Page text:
Address :
15 Main Street,
BT19 1JH
Northern Ireland

Charming Crawfordsburn was named after John Crawford, a Scot from Ayrshire, whose descendants built the village during the reign of George Ill. including a water-powered sawmill and the old Mill House, typically 18th century Georgian in design, and of course, the delightful old Inn, built in 1614.
The village dates back to Plantation times.

Some say it was built originally for the workers from the not-too-distant Clandeboye Estate, but it had an existence in the Middle Ages in the form of a hermit monk’s cell down in the wooded ravine below.
The attractive thatched cottage in the centre of the inn is the oldest part, dating back to the concluding years of Queen Elizabeth I’s reign.

In the middle of the 18th century, the kitchen and bedrooms were added, while the East Wing is the most modern, based on the Irish Georgian times. In the reception hall of the Old Inn, you will find two old quern grindstones, one carved with a sign of the cross.

These were used by novice monks in mediaeval times for grinding corn, for this venerable Inn stood on an ancient highway that once connected Holywood Priory to the world-renowned Clonard Abbey in Bangor, founded by St. Comgall in 570 A.D.

Being an old coaching inn, its hospitality was enjoyed by many well-known persons. Captain James Bodley, who stayed here shortly after it opened, wrote in his diary that he could “choose from a large and beautiful cellar , stuffed geese, venison and assorted pies whilst the drink selection ranged from sweet Museatel wine, Syllub (a mixture of sweet wine and cream), Mum (a beer brewed from wheat) and Buttered Ale, served hot and flavoured with cinnamon and butter.”

It is claimed that the Duke of Schomberg, King William’s general, was a guest here, having landed earlier at Groomsport on his triumphal march to the Boyne. Other noted guests were John Paul Jones, the famous American privateer and the man who founded the American Navy, and the highwayman Dick Turpin, in hiding here as things were getting too hot for him 48 back on the mainland.

Tradition has it that Peter the Great, the Tsar of Russia, stayed here during a quick visit to our province to study the manufacture of damask, in which at one time we led the world. The Tsar also stayed overnight in Grace Neill’s Bar in Donaghadee.

A room above the bar is still called the Emperor’s Room. This inn was also frequented by smugglers up to the end of the 18th century, and well into this century secret hiding places for contraband were uncovered.

During that glorious period in Irish history – 1798 -the inn was connected with Henry Joy McCracken, who also pops up in Kelly’s Cellars. Inside can be found many fine specimens of antique furniture, such as a County Down dresser as perfect today as it was when it was a prominent feature in every Ulster farmhouse.

Look out for the magnificent 17th-century French brass chandelier and mock minstrel gallery in the main lounge. In the reception hall, there is a tall high-back crofter’s wicker chair. The reason for the high back, by the way, was to keep out draughts.

Unquestionably, the finest piece of furniture is the settle bed-chair with the date 1628 inscribed on it – nearly as old as the hotel itself.

There are now 32 bedrooms in the hotel. In the new wing, they are called after flowers like Marigold, Petunia, Mimosa, Sweet William, Honesuckle and Lobelia to name but a few, Much older and more charming bedrooms are called after local names like Rowallane, The Gables, and 1690 Room.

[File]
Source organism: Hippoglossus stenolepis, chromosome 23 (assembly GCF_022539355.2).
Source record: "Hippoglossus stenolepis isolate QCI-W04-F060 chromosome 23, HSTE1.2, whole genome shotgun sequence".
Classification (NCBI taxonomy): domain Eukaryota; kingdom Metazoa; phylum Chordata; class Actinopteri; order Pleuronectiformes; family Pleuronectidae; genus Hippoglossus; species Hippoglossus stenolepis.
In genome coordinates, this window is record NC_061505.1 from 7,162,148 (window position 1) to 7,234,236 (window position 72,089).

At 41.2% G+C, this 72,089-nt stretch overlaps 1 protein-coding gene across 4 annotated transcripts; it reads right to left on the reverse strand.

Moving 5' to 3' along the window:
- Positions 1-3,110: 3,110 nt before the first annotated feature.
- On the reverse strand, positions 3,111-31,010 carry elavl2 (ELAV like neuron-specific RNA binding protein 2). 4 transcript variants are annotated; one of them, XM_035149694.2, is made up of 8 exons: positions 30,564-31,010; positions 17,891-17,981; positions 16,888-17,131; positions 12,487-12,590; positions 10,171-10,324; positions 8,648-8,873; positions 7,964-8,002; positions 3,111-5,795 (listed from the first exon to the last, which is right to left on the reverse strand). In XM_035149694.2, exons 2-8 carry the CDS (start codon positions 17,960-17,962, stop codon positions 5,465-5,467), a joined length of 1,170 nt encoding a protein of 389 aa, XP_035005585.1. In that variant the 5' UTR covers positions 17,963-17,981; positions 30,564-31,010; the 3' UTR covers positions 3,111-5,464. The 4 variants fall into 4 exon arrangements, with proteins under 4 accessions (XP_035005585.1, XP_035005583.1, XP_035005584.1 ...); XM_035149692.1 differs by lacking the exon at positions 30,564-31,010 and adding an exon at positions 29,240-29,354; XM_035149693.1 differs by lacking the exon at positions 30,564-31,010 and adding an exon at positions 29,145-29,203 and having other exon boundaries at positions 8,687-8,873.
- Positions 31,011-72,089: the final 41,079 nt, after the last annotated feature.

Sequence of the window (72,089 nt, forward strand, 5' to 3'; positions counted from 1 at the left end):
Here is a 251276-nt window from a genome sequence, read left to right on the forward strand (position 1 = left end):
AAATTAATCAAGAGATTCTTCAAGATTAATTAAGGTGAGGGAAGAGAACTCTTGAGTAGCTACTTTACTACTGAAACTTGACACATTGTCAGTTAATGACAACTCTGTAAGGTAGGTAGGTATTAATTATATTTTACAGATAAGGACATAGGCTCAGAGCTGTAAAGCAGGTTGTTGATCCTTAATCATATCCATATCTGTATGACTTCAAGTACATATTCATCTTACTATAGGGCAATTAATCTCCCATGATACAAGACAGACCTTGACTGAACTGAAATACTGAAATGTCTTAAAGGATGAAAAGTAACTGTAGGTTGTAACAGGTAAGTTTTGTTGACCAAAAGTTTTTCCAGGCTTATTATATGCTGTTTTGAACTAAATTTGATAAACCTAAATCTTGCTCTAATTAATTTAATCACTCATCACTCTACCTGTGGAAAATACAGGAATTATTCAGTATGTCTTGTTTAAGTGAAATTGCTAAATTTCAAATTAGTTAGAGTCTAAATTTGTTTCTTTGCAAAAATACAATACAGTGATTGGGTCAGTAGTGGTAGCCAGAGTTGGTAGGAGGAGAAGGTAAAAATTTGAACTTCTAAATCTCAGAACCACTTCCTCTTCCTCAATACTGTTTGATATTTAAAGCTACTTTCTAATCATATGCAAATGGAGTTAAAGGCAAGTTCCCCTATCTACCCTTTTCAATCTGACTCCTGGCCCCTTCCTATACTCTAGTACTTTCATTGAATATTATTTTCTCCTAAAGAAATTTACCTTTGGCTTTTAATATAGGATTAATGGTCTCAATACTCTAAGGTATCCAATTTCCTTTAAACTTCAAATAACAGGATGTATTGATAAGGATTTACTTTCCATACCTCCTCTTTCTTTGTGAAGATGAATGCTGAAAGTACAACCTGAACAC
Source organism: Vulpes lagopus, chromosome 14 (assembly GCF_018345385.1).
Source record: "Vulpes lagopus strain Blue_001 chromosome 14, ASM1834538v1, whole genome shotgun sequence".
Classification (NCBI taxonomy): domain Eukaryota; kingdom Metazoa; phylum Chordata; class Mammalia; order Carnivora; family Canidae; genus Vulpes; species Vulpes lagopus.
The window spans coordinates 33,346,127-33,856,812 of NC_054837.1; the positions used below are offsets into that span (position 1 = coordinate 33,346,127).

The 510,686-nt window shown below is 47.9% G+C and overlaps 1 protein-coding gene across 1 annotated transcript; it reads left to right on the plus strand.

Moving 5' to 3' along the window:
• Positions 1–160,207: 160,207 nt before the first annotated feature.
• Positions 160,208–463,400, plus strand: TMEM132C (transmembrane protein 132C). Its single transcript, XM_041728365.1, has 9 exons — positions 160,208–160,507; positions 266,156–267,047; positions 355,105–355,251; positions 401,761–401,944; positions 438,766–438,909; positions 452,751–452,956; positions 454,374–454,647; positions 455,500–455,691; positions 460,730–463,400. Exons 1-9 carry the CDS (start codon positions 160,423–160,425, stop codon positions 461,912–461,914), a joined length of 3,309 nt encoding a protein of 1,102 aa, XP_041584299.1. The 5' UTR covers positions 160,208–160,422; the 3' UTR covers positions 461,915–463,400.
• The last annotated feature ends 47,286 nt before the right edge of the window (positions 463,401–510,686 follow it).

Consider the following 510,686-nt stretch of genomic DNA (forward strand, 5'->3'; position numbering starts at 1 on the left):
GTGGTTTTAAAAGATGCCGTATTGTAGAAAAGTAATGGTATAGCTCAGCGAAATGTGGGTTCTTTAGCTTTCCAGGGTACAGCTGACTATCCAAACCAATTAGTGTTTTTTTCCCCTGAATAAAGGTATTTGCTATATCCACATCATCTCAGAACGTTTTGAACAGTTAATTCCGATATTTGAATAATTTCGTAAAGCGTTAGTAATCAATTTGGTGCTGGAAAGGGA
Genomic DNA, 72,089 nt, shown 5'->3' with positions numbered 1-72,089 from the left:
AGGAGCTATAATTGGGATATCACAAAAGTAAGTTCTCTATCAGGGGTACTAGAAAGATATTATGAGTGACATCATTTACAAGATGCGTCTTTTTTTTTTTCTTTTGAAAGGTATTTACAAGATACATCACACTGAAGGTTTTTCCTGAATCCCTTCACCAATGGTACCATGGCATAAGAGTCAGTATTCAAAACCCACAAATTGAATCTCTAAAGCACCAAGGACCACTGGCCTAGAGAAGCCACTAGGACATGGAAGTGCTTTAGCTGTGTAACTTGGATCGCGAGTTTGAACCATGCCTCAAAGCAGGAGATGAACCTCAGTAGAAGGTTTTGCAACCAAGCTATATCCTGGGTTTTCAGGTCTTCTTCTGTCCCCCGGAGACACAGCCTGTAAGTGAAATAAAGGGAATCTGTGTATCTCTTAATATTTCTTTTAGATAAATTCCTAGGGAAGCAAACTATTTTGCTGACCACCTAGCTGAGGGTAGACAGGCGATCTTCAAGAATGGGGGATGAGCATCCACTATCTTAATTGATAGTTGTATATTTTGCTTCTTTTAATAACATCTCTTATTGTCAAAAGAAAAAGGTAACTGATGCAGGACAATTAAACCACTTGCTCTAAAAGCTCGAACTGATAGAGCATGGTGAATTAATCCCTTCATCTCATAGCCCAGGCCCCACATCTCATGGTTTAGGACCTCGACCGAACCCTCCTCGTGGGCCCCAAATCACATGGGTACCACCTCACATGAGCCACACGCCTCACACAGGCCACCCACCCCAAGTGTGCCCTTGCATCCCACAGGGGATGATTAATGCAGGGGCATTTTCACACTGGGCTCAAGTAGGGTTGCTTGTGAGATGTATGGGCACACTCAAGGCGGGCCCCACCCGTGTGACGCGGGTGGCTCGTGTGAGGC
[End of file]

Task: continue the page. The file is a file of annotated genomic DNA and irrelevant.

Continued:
The two-tiered main restaurant is very stately looking, with rounded framed pictures of Victoria Regina and Prince Albert and heraldic arms adorning the walls. The Churn is a small bistro lounge with original Stations of the Cross doubling up as frames for black and white prints.

Here is where you can still buy dinner for two and a bottle of wine for£12.

In the small high-beamed Ava private function room, if you look closely you will see a confessional box in a corner. To the front, under the thatched roof, is the Olde worlde parlour bar, completely refurbished.
John Dickson, the very helpful manager, surprised me when he told me that all the wood came from the convent set of Fred Zinnerman’s tastefully directed film The Nun’s Story.

An interesting anecdote about the film is that it is the only Warner Bros. film not to have music over the end title. A decision could not be reached as to whether the music should end on an up-beat or a down-beat note. Either way, it was argued by Zinnerman, audiences would be offended.

If upbeat, it would imply that the filmmakers approved of Audrey Hepburn’s final defection; if downbeat, that they did not.

Thus, it was decided, after much initial opposition from the Head of Warner Bros., Jack Warner, to have no music at all.

The place still oozes character and charm. The much-celebrated prizewinning garden (with its honeymoon cottage) overlooks another hidden beauty, the Upper Glen of Crawford’s burn, where a river tumbles down a series of waterfalls 200 feet below on its way to the open Irish Sea, a matter of a few miles away. It is truly a beguiling place.

In its brochure, the Old Inn lays claim to be the oldest hotel in Ireland. This is not quite correct.
The oldest hotel in Ireland is probably Brazen Head Hotel in Lower Bridge Street in Dublin, once a safe house for Lord Edward Fitzgerald. It dates back to the end of the 12th century. The present building dates back to 1668.

Dating back also to 1180 is Kilrea Castle Hotel, once the home of the same Fitzgerald family, in County Kildare. I’ve also been informed by Bord Failte that the Cock and Hen near Gormanstown, outside Drogheda on the main road to Dublin, is very old.

All three houses have for many years now ceased trading as hotels. So the Old Inn at Crawfordsburn can justly lay claim to be the oldest hotel in Ireland in continuous use.